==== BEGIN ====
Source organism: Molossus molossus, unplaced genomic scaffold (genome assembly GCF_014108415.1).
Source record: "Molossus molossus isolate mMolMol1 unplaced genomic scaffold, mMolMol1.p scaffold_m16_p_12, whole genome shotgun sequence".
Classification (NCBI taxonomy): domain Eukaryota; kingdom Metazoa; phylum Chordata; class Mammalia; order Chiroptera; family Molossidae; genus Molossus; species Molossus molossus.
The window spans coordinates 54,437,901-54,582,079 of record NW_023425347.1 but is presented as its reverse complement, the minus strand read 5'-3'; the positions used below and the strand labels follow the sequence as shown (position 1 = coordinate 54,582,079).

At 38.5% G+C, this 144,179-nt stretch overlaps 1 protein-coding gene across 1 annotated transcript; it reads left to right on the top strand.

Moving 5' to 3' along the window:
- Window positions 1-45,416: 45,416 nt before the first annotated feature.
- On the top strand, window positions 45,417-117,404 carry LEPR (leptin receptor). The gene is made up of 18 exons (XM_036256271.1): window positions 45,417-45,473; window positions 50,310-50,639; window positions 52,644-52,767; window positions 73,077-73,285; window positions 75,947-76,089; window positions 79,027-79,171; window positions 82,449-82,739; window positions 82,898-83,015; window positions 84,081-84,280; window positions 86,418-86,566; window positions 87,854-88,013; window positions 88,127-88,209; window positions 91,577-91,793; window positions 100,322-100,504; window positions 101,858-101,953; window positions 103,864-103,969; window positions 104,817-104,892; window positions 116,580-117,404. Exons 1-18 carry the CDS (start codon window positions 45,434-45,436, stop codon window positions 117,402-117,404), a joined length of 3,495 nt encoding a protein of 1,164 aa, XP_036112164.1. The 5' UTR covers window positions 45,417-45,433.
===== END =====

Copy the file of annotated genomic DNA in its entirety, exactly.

Source organism: Molossus molossus, unplaced genomic scaffold (genome assembly GCF_014108415.1).
Source record: "Molossus molossus isolate mMolMol1 unplaced genomic scaffold, mMolMol1.p scaffold_m16_p_12, whole genome shotgun sequence".
Classification (NCBI taxonomy): domain Eukaryota; kingdom Metazoa; phylum Chordata; class Mammalia; order Chiroptera; family Molossidae; genus Molossus; species Molossus molossus.
The window spans coordinates 54,437,901-54,582,079 of record NW_023425347.1 but is presented as its reverse complement, the minus strand read 5'-3'; the positions used below and the strand labels follow the sequence as shown (position 1 = coordinate 54,582,079).

At 38.5% G+C, this 144,179-nt stretch overlaps 1 protein-coding gene across 1 annotated transcript; it reads left to right on the top strand.

Moving 5' to 3' along the window:
- Window positions 1-45,416: 45,416 nt before the first annotated feature.
- On the top strand, window positions 45,417-117,404 carry LEPR (leptin receptor). The gene is made up of 18 exons (XM_036256271.1): window positions 45,417-45,473; window positions 50,310-50,639; window positions 52,644-52,767; window positions 73,077-73,285; window positions 75,947-76,089; window positions 79,027-79,171; window positions 82,449-82,739; window positions 82,898-83,015; window positions 84,081-84,280; window positions 86,418-86,566; window positions 87,854-88,013; window positions 88,127-88,209; window positions 91,577-91,793; window positions 100,322-100,504; window positions 101,858-101,953; window positions 103,864-103,969; window positions 104,817-104,892; window positions 116,580-117,404. Exons 1-18 carry the CDS (start codon window positions 45,434-45,436, stop codon window positions 117,402-117,404), a joined length of 3,495 nt encoding a protein of 1,164 aa, XP_036112164.1. The 5' UTR covers window positions 45,417-45,433.